Incidentally, Russia has gained vast experience in supporting economic growth under Western restrictions, and we are willing to share it with our EAEU partners.

Implementing major economic projects is easier and faster if done as a collaborative effort. I cannot but agree with our chairman [Kassym-Jomart Tokayev] that there is a shortage of such projects. Of course, we need to look for them and implement them, to introduce innovative technologies and to meet the growing demand for high-quality goods and services and thus effectively resist outside pressure.

In this context, we believe it is important for the EAEU to continue to work systematically to build up cooperation in the manufacturing industry and agriculture and to ensure maximum freedom for the movement of goods, services, capital and labour in order to form a truly full-fledged and steady common market.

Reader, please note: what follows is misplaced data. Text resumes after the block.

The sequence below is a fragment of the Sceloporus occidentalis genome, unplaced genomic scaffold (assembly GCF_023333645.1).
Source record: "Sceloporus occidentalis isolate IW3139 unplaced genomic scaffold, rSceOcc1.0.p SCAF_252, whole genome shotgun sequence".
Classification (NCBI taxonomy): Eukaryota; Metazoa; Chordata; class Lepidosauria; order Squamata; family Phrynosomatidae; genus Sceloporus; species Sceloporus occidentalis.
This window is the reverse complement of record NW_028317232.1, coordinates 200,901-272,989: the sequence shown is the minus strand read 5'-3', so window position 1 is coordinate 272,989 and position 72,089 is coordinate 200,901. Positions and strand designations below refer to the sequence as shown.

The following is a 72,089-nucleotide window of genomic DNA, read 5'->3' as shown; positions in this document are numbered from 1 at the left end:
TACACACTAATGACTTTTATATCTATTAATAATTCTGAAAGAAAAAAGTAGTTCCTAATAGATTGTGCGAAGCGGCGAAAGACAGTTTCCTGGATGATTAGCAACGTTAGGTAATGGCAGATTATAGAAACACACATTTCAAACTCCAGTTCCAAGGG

Importantly, much has been accomplished in these areas. Recently, the EAEU member states have made significant progress in unifying regulations governing retail trade in goods. A process for harmonising national consumer protection regulations has been launched, and general principles and approaches to ensuring food security have been approved.

A resolution on starting the second phase of forming common EAEU markets for oil and petroleum products was submitted for our approval today.

A joint statement on cooperation in the environmental sphere has also been drafted. This document reflects an understanding of the fundamental importance of combating climate change and preserving the environment for all our states.

The agenda includes stepping up interaction on environmental issues and, in particular, the development of a harmonised climate regulation system so that companies in our countries can be guided by clear and agreed upon rules concerning environmental protection.

Notably, Russia is currently making concerted efforts to reduce its economy’s carbon intensity, to cut greenhouse gas emissions, and to promote green energy. Our proposal is that acting within the EAEU we should start unifying carbon reporting standards, implement mutually beneficial climate projects, and jointly create our own technologies based on the use of carbon-free energy sources including, of course, nuclear energy and hydropower.